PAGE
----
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What to include in your birth plan

Pregnancy - birth plan

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Birth plans are guides that parents-to-be make to help their health care providers best support them during labor and delivery.

Deciding About Your Birth Plan

There are lot of things to consider before you make a birth plan. This is a great time to learn about the various practices, procedures, pain relief methods, and other options that are available during childbirth.

Your birth plan can be very specific or very open. For example, some women know they want to try to have an unmedicated, or "natural," childbirth, and others know they absolutely do not want to have an unmedicated childbirth.

It's important to stay flexible. Keep in mind that some of the things you want may not be possible. So you may want to think about them as your birth preferences, rather than a plan.

Talk to your partner as you make your birth plan. Also talk with your doctor or midwife about your birth plan. Your provider can guide you in medical decisions about the birth. You may be limited in your choices because:

Your doctor or midwife can also talk to you about risks and benefits of some of the options you want for your birth. You may have to fill out forms or releases ahead of time for certain options.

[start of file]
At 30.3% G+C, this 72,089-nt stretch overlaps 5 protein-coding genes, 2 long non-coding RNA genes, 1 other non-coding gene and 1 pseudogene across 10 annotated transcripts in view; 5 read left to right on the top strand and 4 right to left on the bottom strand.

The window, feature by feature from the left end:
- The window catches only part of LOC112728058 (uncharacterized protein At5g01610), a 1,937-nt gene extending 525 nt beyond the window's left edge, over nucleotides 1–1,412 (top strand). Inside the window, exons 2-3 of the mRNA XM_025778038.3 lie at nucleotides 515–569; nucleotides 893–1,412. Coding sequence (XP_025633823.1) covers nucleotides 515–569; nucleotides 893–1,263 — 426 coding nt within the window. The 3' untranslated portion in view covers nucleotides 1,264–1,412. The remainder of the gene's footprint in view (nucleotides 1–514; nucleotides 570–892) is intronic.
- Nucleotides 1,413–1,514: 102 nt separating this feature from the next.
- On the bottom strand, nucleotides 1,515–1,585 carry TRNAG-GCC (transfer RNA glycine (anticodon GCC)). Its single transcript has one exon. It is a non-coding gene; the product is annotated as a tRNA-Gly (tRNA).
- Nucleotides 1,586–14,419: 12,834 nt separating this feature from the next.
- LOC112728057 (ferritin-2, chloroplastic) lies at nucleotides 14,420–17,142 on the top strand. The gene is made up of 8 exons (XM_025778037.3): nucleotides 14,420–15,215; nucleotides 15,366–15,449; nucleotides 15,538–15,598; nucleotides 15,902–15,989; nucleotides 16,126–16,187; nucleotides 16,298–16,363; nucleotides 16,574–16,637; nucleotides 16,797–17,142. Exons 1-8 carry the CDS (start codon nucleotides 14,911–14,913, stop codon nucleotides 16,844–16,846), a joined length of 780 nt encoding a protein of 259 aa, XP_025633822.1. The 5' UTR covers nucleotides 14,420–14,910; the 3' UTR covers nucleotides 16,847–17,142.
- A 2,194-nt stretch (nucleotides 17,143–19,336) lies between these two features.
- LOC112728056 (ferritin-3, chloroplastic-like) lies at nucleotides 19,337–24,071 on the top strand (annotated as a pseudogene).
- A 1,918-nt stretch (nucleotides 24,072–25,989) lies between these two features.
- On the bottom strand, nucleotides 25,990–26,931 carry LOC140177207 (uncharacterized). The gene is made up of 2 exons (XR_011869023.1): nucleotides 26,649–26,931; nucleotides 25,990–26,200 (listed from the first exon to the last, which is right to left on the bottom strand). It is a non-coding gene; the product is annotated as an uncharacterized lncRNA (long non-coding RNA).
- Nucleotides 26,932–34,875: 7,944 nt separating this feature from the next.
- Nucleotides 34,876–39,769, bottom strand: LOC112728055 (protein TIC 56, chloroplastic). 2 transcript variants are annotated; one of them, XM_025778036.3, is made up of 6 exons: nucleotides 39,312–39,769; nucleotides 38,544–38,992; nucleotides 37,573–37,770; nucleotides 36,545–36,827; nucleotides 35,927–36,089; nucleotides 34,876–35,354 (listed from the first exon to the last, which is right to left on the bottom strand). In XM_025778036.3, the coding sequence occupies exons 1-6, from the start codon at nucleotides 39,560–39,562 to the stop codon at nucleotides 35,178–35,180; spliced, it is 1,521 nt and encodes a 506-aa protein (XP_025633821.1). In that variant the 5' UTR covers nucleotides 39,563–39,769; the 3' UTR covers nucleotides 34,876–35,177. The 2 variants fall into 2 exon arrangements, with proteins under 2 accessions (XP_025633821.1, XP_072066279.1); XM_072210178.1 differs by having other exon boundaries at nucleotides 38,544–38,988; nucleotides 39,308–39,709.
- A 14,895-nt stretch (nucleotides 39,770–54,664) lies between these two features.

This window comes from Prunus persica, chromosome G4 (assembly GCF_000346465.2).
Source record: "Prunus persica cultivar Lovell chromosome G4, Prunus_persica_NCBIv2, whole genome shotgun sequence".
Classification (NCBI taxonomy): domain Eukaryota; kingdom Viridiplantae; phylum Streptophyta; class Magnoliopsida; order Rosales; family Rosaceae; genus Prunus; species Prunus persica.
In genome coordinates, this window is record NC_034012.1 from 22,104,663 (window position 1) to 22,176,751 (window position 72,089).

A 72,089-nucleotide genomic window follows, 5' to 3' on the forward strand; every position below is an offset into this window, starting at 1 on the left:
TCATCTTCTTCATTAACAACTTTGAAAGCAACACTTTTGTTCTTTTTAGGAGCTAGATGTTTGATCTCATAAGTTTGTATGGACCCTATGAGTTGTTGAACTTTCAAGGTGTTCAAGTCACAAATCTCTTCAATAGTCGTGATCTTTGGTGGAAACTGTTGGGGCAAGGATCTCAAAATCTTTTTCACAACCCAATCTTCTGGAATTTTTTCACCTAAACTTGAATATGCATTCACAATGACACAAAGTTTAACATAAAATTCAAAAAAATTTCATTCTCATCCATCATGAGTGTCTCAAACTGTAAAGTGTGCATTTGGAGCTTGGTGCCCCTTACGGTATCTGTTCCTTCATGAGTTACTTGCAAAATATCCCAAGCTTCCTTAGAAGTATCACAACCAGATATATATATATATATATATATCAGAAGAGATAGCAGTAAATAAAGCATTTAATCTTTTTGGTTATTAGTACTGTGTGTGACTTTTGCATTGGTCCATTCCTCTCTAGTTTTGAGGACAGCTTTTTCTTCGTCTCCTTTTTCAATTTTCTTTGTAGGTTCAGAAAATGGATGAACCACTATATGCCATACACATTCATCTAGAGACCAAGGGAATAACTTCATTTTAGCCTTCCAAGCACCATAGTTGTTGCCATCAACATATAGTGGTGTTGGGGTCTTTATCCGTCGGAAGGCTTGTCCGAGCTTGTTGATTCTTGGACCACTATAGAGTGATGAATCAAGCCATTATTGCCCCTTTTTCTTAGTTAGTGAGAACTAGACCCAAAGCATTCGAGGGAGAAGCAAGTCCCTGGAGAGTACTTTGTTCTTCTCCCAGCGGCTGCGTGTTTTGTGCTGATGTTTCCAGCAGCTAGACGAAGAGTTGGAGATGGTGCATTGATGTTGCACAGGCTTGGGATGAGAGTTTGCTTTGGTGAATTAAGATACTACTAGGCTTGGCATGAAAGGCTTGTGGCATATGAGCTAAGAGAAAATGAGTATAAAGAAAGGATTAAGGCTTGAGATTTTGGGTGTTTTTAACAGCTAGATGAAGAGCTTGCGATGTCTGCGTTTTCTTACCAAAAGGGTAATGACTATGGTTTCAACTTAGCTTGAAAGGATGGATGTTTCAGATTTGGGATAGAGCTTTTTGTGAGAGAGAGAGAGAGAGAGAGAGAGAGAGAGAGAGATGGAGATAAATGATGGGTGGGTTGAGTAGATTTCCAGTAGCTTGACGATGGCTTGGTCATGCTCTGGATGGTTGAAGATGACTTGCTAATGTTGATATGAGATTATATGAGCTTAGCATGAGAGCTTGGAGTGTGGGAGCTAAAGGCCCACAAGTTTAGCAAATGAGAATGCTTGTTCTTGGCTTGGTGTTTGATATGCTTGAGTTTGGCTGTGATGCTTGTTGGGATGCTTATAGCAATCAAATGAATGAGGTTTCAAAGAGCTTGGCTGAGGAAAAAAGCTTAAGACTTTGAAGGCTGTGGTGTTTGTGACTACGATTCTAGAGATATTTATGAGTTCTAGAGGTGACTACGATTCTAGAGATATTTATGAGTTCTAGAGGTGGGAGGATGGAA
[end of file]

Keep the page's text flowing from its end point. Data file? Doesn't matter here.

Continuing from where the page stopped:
Once you've completed your birth plan, be sure to share it with your doctor or midwife well before your delivery date. Also, leave a copy with the hospital or birthing center where your delivery will occur.

How to Write a Birth Plan

Your doctor, midwife, or the hospital where you will deliver may have a form that you can fill out to create a birth plan.

You can also find sample birth plans and templates in books and websites for pregnant moms.

Even if you use a form or checklist to write your birth plan, you can add other preferences that the form does not address. You can make it as simple or detailed as you like.

Below are many of the things you may want to think about as you create your birth plan.

About the Birthing Room

About Labor and Delivery

Pain Relief During Labor

Right After Your Baby is Delivered

Postpartum Care


Hawkins JL, Bucklin BA. Obstetrical anesthesia. In: Landon MB, Galan HL, Jauniaux ERM, et al, eds. Gabbe's Obstetrics: Normal and Problem Pregnancies. 7th ed. Philadelphia, PA: Elsevier; 2021:chap 16.

Kilpatrick S, Garrison E, Fairbrother E. Normal labor and delivery. In: Landon MB, Galan HL, Jauniaux ERM, et al, eds. Gabbe's Obstetrics: Normal and Problem Pregnancies. 7th ed. Philadelphia, PA: Elsevier; 2021:chap 11.


Review Date: 4/19/2022  

Reviewed By: John D. Jacobson, MD, Department of Obstetrics and Gynecology, Loma Linda University School of Medicine, Loma Linda, CA. Also reviewed by David C. Dugdale, MD, Medical Director, Brenda Conaway, Editorial Director, and the A.D.A.M. Editorial team.

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